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Our Paralympians may be inspiring, but working with a disability is anything but easy
We may marvel at the prowess and skills of our Paralympic champions in Rio, yet for many people with disabilities or health issues, the biggest challenge is just managing to hold down and stay in employment.
Whether it be Jonnie Peacock, Hannah Cockroft, Kadeena Cox or the two Ellies (Simmonds and Robinson), the stars of our ParalympicsGB team in Rio have been both a revelation and inspiration.
But, while they have shown all too clearly how it is perfectly possible for people with disabilities not to be defined by or (worse) written off by their disability, the reality for many people with disabilities or long-term health condition is an ongoing struggle to get, and stay in, employment, according to new research by Citizens Advice.
The study, Working with a health condition or disability, has argued that people with disabilities or those with a health condition are more than twice as likely to fall out of work in any given year compared with people who do not.
Of the 3.5 million people who are disabled or have a health condition who are out of work, 1.4 million wanted a job. Yet they were three times less likely to move into employment, the report said.
The welfare system and employers needed to better recognise the needs of people with fluctuating conditions or conditions that may be hidden, such as arthritis or depression, Citizens Advice also suggested.
Our ageing population and workforce was also playing a significant role in this trend, given that Citizens Advice highlighted that an estimated one person in four aged 50-64 has a disability or health condition and 500,000 people in this age group want to work yet are unable to do so.
The advice organisation has, as a result, called for improved support for disabled people and those with long-term health conditions to stay in work or get a job.
Gillian Guy, chief executive of Citizens Advice, said: “Closing the health and disability employment gap will take work from both employers and government. Disabled people and those with a health condition face a range of obstacles which need to be recognised and addressed to help them get and keep a job.
“Simple things like being flexible about medical appointments or adaptable working hours can make a huge difference. It is also vital that people can get timely support from the welfare system when they need it, such as through Personal Independence Payments,” she added.
There are a number of issues here for employers to consider. First, of course, the NHS needs to play its part, despite its straitened financial circumstances at the moment.
For example, the recent National Rheumatoid and Early Inflammatory Arthritis Audit report commissioned by the Healthcare Quality Improvement Partnership and carried out by the British Society for Rheumatology (RSA) highlighted the referral and appointment delays experienced by many people with suspected rheumatoid and early inflammatory arthritis.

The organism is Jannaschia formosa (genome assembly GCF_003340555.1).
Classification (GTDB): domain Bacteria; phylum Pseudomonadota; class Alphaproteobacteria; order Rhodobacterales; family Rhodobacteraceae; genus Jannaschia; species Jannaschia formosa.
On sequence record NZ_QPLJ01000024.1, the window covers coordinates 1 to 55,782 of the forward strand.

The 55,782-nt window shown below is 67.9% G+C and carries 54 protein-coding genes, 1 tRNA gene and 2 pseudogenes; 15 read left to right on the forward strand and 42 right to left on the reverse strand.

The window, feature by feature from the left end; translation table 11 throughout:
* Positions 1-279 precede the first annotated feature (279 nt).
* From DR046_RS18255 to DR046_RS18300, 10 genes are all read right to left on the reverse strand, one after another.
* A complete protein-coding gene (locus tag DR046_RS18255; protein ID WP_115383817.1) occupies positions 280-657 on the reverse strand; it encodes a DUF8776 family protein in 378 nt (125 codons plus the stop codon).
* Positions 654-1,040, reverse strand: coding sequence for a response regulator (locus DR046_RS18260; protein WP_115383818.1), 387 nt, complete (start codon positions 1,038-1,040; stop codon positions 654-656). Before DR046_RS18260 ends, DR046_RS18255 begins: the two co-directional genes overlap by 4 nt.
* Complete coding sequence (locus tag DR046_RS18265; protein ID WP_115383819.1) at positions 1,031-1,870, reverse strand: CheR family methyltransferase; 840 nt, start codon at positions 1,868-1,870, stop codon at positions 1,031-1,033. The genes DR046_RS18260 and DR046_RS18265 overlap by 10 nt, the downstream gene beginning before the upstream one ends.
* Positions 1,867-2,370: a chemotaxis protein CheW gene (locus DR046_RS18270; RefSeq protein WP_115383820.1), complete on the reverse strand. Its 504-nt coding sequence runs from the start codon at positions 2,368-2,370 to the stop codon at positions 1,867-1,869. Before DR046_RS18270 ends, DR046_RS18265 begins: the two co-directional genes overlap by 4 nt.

It argued up to a million Britons are at risk of preventable, long-term disability and reduced life expectancy because of delays in referrals to specialist advice and treatment services.
Nationally just 20% of patients who saw a GP with suspected rheumatoid and early inflammatory arthritis had been referred to specialist services within the three-day limit as recommended by the National Institute for Health and Care Excellence, it added.
There is also mileage here in employers supporting or complementing hard-pressed NHS services by offering their own bespoke, fast-track support. Of course, for some disabilities the provision required is going to be quite specialist, but access to physiotherapy, counselling, occupational health and other services will always be helpful.
More than this, however, it has to come down to changing attitudes. Yes, by all means ensure your organisation has a clear and well-communicated disability policy, yes very much ensure recruitment is fair and transparent, yes please do offer practical tools and adjustments, such as flexible working and flexibility over medical appointments.
But if you do not ensure that preconceptions, and prejudices, are proactively addressed, at all levels, then you are likely to have an uphill struggle.
It is about ensuring the conversation from the off is framed around not what someone can’t do, but what they can do, much as has been the case with our Paralympians.
Indeed, as Gillian Guy has made the point, while this is at one being a disability-friendly employer is about being a “good” employer, it also goes more widely than that.
Moreover, as our working population ages and more and more workers will be carrying health conditions or impairments or disabilities within the workplace, it is increasingly going to be in the interests of employers to do this.
“As many now work for longer in life, the number of people who need to balance the demands of work and managing a health condition or disability will continue to grow. It is in the interests of employers and government to work together to offer a range of support so anyone who is disabled or has a health condition and wants to work can achieve job security,” said Gillian Guy.
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